How to refinish cabinet doors with plastic veneer

Written by lara webster
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How to refinish cabinet doors with plastic veneer
Adding new hardware can add a modern look to your recently refinished cabinets. (Jupiterimages/ Images)

Veneer cabinetry is a less expensive than real hard wood and is often designed to mimic the look of a natural wood finish. Plastic veneer can become faded or scratched over time; while veneer cannot be stained, a paint job is possible. As long as careful preparation is taken seriously, veneer cabinets can be successfully brought back to life with a few coats of fresh paint. Always let your cabinet doors ample dry time before you try to use them again. Otherwise they may stick to the cabinet base.

Skill level:
Moderately Easy

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Things you need

  • Screw driver
  • Cleanser
  • Epoxy filler, as needed
  • Sand paper
  • Tack cloth
  • Paint roller
  • Primer
  • Paint

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  1. 1

    Remove the doors from the cabinets by unscrewing the hinges. Number the doors and place a corresponding number inside the cabinet where the door belongs. This will eliminate the possibility of replacing the doors in the wrong order later. Use painter's tape to create a numbered label that will not cause a permanent mark.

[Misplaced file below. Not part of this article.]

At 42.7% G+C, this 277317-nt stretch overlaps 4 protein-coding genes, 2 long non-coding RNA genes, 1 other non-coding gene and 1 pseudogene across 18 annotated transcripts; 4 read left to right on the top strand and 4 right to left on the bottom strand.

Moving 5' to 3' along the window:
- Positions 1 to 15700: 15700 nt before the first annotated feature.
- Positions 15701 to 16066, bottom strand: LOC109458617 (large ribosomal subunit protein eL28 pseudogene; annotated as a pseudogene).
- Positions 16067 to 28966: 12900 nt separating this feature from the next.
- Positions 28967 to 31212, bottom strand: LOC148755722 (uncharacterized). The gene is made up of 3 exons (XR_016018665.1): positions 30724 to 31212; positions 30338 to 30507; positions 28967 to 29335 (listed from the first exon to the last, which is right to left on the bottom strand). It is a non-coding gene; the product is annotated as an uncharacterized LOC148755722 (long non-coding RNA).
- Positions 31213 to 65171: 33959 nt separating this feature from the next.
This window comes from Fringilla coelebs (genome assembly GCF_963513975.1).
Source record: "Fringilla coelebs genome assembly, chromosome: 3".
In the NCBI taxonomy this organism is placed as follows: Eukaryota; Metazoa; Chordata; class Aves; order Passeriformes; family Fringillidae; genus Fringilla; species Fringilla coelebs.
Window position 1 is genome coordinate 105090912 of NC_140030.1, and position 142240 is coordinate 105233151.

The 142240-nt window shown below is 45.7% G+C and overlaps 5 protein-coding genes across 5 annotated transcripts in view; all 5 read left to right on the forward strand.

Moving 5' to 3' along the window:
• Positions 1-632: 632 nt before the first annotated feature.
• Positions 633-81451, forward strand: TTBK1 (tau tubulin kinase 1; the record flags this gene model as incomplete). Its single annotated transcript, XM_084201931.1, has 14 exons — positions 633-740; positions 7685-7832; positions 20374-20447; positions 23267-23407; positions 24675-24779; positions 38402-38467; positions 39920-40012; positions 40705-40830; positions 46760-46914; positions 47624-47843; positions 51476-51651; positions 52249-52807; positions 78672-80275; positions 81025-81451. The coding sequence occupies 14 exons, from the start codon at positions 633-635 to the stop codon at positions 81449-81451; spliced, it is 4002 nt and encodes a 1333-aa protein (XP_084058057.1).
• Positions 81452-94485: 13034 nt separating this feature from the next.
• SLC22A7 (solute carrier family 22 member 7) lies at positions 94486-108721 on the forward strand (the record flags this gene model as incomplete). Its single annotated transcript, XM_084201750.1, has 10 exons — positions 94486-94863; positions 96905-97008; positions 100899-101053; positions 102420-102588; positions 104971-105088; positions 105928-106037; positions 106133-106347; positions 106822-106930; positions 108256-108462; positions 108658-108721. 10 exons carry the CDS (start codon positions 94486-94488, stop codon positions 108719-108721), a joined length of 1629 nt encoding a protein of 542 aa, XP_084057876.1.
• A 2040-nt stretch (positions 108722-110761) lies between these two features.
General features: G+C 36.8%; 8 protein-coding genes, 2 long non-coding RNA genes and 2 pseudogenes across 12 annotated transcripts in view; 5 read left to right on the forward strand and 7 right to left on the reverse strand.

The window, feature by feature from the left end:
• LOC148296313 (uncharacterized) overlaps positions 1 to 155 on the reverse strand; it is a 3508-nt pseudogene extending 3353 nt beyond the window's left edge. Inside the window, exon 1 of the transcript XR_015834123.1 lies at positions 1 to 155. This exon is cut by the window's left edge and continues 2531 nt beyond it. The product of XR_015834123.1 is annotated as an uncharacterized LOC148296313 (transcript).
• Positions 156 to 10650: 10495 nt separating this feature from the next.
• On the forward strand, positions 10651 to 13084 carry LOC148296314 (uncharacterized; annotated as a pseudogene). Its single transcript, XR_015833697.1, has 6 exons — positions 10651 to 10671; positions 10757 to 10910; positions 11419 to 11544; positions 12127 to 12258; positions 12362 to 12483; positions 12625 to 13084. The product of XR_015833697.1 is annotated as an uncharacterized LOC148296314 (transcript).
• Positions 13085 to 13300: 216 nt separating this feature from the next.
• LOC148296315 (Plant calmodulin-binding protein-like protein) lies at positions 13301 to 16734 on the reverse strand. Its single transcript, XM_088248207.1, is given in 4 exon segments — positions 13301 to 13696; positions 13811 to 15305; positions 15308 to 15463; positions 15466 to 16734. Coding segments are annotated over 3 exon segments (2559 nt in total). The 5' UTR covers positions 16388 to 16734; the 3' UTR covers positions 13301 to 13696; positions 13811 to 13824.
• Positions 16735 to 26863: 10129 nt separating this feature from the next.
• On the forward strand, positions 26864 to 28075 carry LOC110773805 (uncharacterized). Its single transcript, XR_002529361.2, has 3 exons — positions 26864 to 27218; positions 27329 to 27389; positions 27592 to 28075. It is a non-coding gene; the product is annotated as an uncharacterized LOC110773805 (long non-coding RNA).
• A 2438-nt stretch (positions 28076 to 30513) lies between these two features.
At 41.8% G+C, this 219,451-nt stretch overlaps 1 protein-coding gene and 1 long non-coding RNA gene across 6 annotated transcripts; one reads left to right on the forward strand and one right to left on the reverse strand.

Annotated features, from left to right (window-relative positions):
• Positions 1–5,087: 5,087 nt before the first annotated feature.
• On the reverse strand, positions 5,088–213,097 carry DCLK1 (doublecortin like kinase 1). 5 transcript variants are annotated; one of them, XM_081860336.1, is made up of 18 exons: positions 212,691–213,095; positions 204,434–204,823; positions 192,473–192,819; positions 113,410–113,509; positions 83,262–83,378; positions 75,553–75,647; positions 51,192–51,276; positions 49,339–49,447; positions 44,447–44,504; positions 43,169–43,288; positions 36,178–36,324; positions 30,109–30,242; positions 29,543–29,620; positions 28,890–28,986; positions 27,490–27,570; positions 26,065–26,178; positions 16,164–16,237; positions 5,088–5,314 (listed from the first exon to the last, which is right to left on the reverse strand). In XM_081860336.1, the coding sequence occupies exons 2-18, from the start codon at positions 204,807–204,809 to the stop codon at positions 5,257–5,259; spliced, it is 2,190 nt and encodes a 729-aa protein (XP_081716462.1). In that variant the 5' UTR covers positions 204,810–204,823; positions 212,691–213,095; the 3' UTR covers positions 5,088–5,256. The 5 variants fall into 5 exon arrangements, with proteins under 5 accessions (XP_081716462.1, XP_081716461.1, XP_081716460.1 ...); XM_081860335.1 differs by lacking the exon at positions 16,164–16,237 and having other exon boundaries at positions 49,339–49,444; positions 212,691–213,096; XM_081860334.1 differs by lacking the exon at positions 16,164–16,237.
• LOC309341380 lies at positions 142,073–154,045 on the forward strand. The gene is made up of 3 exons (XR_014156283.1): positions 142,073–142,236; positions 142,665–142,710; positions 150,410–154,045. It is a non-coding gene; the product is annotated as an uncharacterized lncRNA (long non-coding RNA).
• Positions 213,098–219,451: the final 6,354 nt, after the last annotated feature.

2. 2

    Remove the handles and pulls from the cabinet doors.

  3. 3

    Clean the doors with a grease-cutting cleanser, such as TSP. Because kitchen cabinets are exposed to years of smoke and hands covered in cooking oils, it is particularly important to make sure to do a thorough cleaning job--paint will not stick to a grimy surface. Rinse the soap residue from the cabinets and allow them to dry.

  4. 4

    Examine the doors for chipped veneer. Fill any chips or holes with an epoxy filler.

  5. 5

    Sand the doors with a #120 or #220 grit sand paper. Sanding the surface will slightly rough up the surface and give the paint something to grip onto--veneer is smooth and not likely to adhere well to paint without sanding.

  6. 6

    Use a tack cloth or damp rag to remove the dust particles that are created during sanding.

  7. 7

    Prime the doors with a fast-drying oil-based primer. Use a roller to avoid leaving brush strokes. Allow the primer to dry fully; use the recommendation of the manufacturer to determine the primer's dry time.

  8. 8

    Apply an oil-based paint or enamel paint designed for cabinetry. Water-based paints can also be used, but will often take much longer to cure completely. Use a roller to apply the paint so that you won't see brush strokes. Allow the paint to dry for at least two hours and then add a second coat. Once the paint is dry, reattach handles and replace the doors.

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